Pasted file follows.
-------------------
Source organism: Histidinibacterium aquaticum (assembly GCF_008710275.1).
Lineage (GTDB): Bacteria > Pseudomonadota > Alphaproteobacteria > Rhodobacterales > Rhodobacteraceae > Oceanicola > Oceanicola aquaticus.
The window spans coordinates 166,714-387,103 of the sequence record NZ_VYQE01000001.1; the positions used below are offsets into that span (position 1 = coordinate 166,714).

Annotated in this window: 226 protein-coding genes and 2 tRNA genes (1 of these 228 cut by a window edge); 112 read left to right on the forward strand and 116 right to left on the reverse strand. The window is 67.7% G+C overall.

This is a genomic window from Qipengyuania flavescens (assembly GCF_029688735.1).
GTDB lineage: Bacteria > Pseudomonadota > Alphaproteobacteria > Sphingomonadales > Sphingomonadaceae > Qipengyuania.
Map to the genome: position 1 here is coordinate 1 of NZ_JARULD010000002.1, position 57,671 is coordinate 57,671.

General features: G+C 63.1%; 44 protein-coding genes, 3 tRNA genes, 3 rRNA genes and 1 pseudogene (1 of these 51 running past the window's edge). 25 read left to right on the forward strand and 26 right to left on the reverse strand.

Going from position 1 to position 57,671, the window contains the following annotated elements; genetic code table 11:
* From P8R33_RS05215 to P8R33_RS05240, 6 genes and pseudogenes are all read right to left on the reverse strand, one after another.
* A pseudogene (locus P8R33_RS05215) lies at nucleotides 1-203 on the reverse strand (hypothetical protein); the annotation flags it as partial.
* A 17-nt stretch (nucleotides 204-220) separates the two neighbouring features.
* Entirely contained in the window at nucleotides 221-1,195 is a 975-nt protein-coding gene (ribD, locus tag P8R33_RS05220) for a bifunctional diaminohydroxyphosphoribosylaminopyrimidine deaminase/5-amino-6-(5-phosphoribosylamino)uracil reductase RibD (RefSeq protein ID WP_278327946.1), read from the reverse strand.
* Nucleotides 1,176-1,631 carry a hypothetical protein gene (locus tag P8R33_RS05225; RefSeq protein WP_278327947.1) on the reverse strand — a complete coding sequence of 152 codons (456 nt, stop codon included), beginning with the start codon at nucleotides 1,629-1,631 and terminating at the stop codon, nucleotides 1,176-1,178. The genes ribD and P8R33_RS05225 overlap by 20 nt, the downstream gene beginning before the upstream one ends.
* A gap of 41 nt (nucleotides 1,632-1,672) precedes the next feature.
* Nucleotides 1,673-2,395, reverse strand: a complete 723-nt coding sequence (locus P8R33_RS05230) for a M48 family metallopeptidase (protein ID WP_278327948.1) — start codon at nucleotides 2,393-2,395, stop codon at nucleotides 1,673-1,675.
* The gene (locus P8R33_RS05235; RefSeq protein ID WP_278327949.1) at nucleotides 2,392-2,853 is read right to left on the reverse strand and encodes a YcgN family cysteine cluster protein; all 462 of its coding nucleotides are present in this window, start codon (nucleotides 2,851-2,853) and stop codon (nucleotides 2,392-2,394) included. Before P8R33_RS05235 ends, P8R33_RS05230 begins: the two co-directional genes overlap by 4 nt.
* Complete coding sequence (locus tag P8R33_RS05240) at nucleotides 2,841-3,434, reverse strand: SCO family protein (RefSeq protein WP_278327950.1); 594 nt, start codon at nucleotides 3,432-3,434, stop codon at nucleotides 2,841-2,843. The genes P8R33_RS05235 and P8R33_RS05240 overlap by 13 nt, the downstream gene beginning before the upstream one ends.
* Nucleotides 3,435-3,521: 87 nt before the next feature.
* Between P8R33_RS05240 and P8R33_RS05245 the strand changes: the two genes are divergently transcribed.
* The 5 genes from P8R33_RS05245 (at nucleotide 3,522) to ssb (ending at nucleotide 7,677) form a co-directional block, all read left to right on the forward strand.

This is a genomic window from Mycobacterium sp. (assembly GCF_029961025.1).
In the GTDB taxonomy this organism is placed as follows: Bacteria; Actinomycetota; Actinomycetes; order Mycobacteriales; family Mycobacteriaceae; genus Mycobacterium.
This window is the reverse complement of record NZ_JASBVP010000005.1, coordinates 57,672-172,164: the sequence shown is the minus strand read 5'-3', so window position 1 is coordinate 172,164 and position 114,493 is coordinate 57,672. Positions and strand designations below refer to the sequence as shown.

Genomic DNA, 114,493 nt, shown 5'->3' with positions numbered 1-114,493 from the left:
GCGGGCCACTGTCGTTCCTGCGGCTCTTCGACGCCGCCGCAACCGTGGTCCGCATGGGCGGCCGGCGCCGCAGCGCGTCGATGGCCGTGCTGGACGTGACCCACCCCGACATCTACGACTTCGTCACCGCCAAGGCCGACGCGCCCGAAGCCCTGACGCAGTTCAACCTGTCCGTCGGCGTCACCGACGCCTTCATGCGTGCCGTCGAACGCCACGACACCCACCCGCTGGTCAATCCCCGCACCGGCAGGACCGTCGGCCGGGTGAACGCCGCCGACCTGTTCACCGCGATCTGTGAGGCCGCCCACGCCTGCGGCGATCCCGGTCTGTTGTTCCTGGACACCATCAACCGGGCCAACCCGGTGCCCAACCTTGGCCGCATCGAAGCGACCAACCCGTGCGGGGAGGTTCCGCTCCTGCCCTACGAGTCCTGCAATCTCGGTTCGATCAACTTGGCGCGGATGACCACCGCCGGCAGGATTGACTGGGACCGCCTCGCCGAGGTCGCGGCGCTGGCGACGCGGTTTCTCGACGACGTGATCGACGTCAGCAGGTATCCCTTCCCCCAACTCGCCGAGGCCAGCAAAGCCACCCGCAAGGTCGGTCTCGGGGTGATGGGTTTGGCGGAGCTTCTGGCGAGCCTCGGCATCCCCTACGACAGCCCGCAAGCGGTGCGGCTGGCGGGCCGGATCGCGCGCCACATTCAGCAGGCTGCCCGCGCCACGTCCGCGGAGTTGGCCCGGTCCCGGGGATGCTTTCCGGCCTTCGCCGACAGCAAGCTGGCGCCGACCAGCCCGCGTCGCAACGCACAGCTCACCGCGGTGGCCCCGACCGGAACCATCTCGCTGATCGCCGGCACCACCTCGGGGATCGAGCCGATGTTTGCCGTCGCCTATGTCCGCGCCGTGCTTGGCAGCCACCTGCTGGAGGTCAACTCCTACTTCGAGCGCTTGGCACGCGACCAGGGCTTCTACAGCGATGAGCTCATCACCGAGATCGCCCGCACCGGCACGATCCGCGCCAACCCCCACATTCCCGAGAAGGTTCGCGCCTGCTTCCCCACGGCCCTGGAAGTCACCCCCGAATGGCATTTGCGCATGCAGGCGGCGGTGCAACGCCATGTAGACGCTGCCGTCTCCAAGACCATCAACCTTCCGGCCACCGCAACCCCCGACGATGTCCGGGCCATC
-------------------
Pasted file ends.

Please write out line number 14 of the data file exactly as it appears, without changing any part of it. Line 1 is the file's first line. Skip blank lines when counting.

* Nucleotides 1,176-1,631 carry a hypothetical protein gene (locus tag P8R33_RS05225; RefSeq protein WP_278327947.1) on the reverse strand — a complete coding sequence of 152 codons (456 nt, stop codon included), beginning with the start codon at nucleotides 1,629-1,631 and terminating at the stop codon, nucleotides 1,176-1,178. The genes ribD and P8R33_RS05225 overlap by 20 nt, the downstream gene beginning before the upstream one ends.